Poulain, L., Wu, Z., Petters, M. D., Wex, H., Hallbauer, E., Wehner, B., Massling, A., Kreidenweis, S. M., and Stratmann, F.: Towards closing the gap between hygroscopic growth and CCN activation for secondary organic aerosols – Part 3: Influence of the chemical composition on the hygroscopic properties and volatile fractions of aerosols, Atmos. Chem. Phys., 10, 3775–3785, https://doi.org/10.5194/acp-10-3775-2010, 2010.
Paulot, F., Crounse, J. D., Kjaergaard, H. G., Kurten, A., St. Clair, J. M., Seinfeld, J. H., and Wennberg, P. O.: Unexpected epoxide formation in the gas-phase photooxidation of isoprene, Science, 325, 730–733, 2009.
Pye, H. O. T., Pinder, R. W., Piletic, I. R., Xie, Y., Capps, S. L., Lin, Y.-H., Surratt, J. D., Zhang, Z., Gold, A., Luecken, D. J., Hutzell, W. T., Jaoui, M., Offenberg, J. H., Kleindienst, T. E., Lewandowski, M., and Edney, E. O.: Epoxide Pathways Improve Model Predictions of Isoprene Markers and Reveal Key Role of Acidity in Aerosol Formation, Environ. Sci. Technol. Lett., 2, 38–42, 2013.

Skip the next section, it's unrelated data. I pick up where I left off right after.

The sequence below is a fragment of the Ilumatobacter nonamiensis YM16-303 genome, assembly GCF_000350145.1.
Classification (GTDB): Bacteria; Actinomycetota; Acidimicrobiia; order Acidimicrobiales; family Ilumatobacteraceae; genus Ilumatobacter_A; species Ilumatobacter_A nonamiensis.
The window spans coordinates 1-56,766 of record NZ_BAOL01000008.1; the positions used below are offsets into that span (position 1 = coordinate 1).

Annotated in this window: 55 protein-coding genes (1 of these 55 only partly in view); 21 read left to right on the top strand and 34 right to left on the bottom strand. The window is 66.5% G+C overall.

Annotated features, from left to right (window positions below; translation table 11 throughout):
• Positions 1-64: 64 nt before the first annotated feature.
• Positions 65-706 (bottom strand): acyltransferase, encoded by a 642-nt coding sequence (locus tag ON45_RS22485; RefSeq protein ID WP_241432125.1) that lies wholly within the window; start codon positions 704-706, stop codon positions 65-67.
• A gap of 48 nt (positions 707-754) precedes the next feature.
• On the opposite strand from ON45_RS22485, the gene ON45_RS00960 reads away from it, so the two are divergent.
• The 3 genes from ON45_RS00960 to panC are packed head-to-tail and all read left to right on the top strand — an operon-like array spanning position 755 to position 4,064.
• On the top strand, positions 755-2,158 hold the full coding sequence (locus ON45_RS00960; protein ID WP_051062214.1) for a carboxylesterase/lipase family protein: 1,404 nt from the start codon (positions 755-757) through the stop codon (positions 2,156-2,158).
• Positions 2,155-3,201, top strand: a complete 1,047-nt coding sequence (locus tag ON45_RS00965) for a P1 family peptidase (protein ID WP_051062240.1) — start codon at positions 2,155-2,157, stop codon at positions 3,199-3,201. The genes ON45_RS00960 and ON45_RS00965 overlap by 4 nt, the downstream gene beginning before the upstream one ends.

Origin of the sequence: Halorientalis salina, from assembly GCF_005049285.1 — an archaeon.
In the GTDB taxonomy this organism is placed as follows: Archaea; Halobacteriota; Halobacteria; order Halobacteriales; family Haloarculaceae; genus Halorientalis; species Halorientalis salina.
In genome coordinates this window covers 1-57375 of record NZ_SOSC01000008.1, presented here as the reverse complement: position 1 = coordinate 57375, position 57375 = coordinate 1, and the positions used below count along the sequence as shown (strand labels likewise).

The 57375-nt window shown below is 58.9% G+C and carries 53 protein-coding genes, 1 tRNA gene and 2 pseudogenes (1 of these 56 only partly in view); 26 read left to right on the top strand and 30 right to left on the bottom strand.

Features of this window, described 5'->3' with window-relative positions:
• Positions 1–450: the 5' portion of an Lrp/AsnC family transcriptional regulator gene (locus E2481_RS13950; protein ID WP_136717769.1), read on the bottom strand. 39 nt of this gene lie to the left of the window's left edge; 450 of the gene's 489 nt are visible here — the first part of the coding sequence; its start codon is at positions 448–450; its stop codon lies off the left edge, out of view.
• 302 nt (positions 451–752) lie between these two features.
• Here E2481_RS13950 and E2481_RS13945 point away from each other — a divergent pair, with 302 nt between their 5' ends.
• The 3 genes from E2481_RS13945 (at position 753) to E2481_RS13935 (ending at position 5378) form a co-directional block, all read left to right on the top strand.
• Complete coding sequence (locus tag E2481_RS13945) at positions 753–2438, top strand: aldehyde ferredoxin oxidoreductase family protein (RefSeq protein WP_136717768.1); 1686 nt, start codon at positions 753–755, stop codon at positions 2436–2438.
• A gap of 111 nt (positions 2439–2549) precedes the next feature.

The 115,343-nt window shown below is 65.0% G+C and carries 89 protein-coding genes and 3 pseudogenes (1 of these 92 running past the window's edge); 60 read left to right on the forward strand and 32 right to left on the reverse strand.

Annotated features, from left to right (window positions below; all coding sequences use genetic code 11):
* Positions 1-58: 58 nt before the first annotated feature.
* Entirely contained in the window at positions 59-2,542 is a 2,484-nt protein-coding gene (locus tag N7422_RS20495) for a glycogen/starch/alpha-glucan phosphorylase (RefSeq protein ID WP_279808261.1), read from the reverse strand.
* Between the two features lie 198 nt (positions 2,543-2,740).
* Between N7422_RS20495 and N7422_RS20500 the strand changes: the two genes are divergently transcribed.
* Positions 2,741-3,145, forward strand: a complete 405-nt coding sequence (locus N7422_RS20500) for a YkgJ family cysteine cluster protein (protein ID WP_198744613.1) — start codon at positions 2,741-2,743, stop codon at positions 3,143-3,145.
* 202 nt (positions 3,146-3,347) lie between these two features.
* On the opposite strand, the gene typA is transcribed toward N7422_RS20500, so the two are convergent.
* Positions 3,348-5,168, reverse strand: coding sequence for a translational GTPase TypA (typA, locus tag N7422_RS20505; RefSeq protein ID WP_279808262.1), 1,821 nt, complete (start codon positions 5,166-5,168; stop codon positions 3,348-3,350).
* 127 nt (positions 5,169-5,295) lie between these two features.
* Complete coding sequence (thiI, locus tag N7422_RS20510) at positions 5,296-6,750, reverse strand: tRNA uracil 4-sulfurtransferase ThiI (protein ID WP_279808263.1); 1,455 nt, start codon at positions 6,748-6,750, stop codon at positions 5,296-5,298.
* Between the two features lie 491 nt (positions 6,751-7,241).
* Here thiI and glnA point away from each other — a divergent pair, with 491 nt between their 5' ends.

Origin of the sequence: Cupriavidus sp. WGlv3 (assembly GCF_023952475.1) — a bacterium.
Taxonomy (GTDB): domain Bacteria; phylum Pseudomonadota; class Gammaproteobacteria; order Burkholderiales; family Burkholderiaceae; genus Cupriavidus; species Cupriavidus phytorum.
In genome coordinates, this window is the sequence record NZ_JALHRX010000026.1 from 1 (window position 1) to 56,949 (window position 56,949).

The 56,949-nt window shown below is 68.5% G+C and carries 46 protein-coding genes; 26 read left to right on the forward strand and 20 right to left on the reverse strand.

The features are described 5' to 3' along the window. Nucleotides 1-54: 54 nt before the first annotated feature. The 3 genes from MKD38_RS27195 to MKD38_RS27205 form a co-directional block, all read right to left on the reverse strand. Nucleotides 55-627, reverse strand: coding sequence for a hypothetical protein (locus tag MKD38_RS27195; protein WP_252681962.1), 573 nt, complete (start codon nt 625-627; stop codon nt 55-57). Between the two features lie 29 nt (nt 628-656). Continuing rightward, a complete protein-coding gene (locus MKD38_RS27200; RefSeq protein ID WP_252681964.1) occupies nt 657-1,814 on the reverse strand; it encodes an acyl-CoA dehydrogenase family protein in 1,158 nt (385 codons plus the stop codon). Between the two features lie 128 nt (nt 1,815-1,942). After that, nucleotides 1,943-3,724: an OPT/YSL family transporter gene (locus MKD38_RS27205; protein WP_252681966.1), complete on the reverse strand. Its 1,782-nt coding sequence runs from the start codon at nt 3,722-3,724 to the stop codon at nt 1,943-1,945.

Rattanavaraha, W., Chu, K., Budisulistiorini, S. H., Riva, M., Lin, Y.-H., Edgerton, E. S., Baumann, K., Shaw, S. L., Guo, H., King, L., Weber, R. J., Neff, M. E., Stone, E. A., Offenberg, J. H., Zhang, Z., Gold, A., and Surratt, J. D.: Assessing the impact of anthropogenic pollution on isoprene-derived secondary organic aerosol formation in PM2.5 collected from the Birmingham, Alabama, ground site during the 2013 Southern Oxidant and Aerosol Study, Atmos. Chem. Phys., 16, 4897–4914, https://doi.org/10.5194/acp-16-4897-2016, 2016.
Riedel, T. P., Lin, Y., Budisulistiorini, S. H., Gaston, C. J., Thornton, J. A., Zhang, Z., Vizuete, W., Gold, A., and Surratt, J. D.: Heterogeneous reactions of isoprene-derived epoxides: reaction probabilities and molar secondary organic aerosol yield estimates, Environ. Sci. Technol. Lett., 2, 38–42, 2015.
Riva, M., Budisulistiorini, S. H., Zhang, Z., Gold, A., and Surratt, J. D.: Chemical characterization of secondary organic aerosol constituents from isoprene ozonolysis in the presence of acidic aerosol, Atmos. Environ., 130, 5–13, 2016.